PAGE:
One simply magnificent appearance is by her daughter Jenni Muldaur sharing vocal harmonies on ‘Rain Down Tears’. Written by Henry Glover & Rudy Toombs this is a head bopping version that pays tribute to Hank Ballard’s 1959 release. But what is the topper is the sweet music that Maria and Jenni create as they skillfully blend their two unique voices together for a seamless almost inseparable voice that takes us to the depth of despair and makes the dire prognostication that they will need shelter from the raining down of tears. I know how proud Maria is of Jenni as she has become a ‘Ronnette’ and is currently working with the great Ronnie Specter.
Maria has always seemed to balance the sensual with the spiritual. She reminds us that we cannot live a full life as intended without paying tribute to each side of this eternal struggle. She portrays it quite well with this release wherein one breath she teases us with her rollicking girl on the town ‘Soulful Dress’ or the Arthur Adams song ‘Get You Next To Me’ and then turns the other cheek and proclaims ‘I’ve Done Made It Up My Mind’…to serve God till she dies – but know in your soul and heart that there really isn’t a contradiction here, it’s the way it is – ya need to have both to live a full life.
A very positive release both musically and spiritually. Contained here are reminders to believe in our heart of hearts, to follow our true paths to where we wish to be – and upon arrival remember how we got there and not to lose our souls upon arrival. As always, Maria has treated us to an outstanding collection of fabulous music made only more better by her interpretations of them. I am already looking forward to her next release which is said to be a tribute to Memphis Minnie featuring some great surprise guests.
Candye Kane featuring Laura Chavez: Sister Vagabond
(Delta Groove Music)
Right from the start Ms. Kane and her trusty partner set the stage for a rollicking, roller coaster ride thru various side roads where the Blues truly reside. Johnny Guitar Watson’s “I Love To Love You’ kicks off the disc with a guitar riff from Laura that harkens back to the giants of blues guitar and adds a sultry vocal statement by Candye that changes to swing to shuffle and back again – not to stop there LC cuts through it all with a scorching solo that expresses so much in a limited format. Ms. Chavez understands that the space between the notes are as valuable as the notes themselves and again and again demonstrates this fact for all to hear.
‘Love Insurance’ is an up-beat song telling the tale of our heroine pleading for the one insurance policy that the powers that be haven’t yet been able to milk us on. ‘Sweet Nothin’s’ is a down right greasy adaptation of the Brenda Lee pop song. Swampy and sensual yet somewhat innocent in the songs truer meaning, Ms. Kane easily works the vocals into a tight prayer of thankfulness while Ms. Chavez adds an almost Creedence Clearwater touch of guitar to it. Fun times with this one.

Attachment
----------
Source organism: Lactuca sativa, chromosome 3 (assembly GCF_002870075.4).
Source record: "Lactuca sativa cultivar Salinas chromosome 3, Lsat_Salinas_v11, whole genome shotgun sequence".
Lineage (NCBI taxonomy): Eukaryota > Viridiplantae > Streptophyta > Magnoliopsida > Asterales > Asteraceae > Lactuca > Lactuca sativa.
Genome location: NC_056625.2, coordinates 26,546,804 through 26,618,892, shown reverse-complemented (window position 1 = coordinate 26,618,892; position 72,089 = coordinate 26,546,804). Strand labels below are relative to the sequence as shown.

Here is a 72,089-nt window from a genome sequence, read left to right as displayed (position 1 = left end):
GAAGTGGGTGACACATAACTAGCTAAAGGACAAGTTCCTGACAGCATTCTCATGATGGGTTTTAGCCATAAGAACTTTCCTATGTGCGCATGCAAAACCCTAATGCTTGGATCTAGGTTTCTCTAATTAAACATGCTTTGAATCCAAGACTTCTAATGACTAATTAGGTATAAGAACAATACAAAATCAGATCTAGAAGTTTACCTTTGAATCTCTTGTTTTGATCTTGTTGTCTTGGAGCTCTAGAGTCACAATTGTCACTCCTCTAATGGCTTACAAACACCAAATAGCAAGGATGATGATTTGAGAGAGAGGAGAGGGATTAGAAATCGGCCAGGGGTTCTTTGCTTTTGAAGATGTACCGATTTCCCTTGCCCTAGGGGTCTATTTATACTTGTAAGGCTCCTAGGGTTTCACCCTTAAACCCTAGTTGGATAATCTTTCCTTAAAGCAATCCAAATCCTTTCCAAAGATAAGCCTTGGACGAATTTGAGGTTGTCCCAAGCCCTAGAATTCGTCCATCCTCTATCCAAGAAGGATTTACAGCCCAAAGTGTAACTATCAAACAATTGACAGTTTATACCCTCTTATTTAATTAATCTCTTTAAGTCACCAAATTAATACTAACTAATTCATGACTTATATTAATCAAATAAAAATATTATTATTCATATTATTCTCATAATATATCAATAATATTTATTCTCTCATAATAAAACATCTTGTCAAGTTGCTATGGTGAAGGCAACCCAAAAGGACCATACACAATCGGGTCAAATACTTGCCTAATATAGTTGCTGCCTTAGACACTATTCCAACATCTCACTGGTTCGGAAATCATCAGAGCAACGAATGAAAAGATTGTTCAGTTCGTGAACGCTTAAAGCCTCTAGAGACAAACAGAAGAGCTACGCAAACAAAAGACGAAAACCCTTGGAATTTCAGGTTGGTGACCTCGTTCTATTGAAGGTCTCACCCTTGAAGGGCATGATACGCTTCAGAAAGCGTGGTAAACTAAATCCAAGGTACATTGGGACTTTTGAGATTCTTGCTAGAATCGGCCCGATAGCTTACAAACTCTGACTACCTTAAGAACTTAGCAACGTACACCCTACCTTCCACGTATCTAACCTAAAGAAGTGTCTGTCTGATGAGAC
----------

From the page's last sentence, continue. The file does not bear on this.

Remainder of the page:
What might be the best track is a Kane/Chavez original (one of 9) ‘Walkin’ Talkin’ Haunted House’. A wonderfully composed lyrical poem wherein Ms. Kane sets herself as a ‘walkin’, talkin’ haunted house’ that is occupied with the ghosts of her past lovers. A fascinating thought, and delivered spot on by both Candye and Laura. No other cut to date has captured the bond between these two ladies as this one does. There are some added effects by Stephen Hodges such as chains and various forms of percussion that adds to the otherworldly feel of this track – bravo !
On almost every of Ms. Kane’s previous releases she has included a song from Jack Tempchin (of Eagles fame) and this albums track is ‘Everybody’s Gonna Love Somebody Tonight’. Written with the assist of Glenn Frey, the bad boy of the Eagles, this songs rocks out with that familiar ‘Heartache Tonight’ feel and one can imagine this with a large crowd of dancers and fans on the Whiskey A Go-Go stage. Some fine, fine harmonica work by an underrated harpist James Harmon gives it just the right twist to make it qualify as a true blues tune.
I honestly can’t say that there is a weak cut on this release, this release seems to be what they have been searching for and now that it has been found we can sit back and look forward to more of the same explosive, creative and varied takes on the big tent of blues music that I feel is the future of the genre.
Until next time,
Love, Peace & Chicken Grease
photos: Courtesy of artists.